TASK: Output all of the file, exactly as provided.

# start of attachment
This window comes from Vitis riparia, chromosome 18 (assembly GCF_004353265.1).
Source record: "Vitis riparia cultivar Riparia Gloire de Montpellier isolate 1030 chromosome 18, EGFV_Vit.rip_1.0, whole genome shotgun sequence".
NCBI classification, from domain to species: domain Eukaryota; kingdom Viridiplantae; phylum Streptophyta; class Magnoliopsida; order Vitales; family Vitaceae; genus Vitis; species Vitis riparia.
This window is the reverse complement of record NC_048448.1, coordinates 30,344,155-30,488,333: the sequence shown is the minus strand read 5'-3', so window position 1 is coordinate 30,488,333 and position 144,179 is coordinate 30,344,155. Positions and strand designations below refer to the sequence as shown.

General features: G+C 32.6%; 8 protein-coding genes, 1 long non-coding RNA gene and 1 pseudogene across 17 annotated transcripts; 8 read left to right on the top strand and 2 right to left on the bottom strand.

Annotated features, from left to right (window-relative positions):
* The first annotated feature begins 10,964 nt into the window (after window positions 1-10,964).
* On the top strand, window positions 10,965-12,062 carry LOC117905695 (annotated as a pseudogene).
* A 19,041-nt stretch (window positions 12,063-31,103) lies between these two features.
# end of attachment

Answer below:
This window comes from Vitis riparia, chromosome 18 (assembly GCF_004353265.1).
Source record: "Vitis riparia cultivar Riparia Gloire de Montpellier isolate 1030 chromosome 18, EGFV_Vit.rip_1.0, whole genome shotgun sequence".
NCBI classification, from domain to species: domain Eukaryota; kingdom Viridiplantae; phylum Streptophyta; class Magnoliopsida; order Vitales; family Vitaceae; genus Vitis; species Vitis riparia.
This window is the reverse complement of record NC_048448.1, coordinates 30,344,155-30,488,333: the sequence shown is the minus strand read 5'-3', so window position 1 is coordinate 30,488,333 and position 144,179 is coordinate 30,344,155. Positions and strand designations below refer to the sequence as shown.

General features: G+C 32.6%; 8 protein-coding genes, 1 long non-coding RNA gene and 1 pseudogene across 17 annotated transcripts; 8 read left to right on the top strand and 2 right to left on the bottom strand.

Annotated features, from left to right (window-relative positions):
* The first annotated feature begins 10,964 nt into the window (after window positions 1-10,964).
* On the top strand, window positions 10,965-12,062 carry LOC117905695 (annotated as a pseudogene).
* A 19,041-nt stretch (window positions 12,063-31,103) lies between these two features.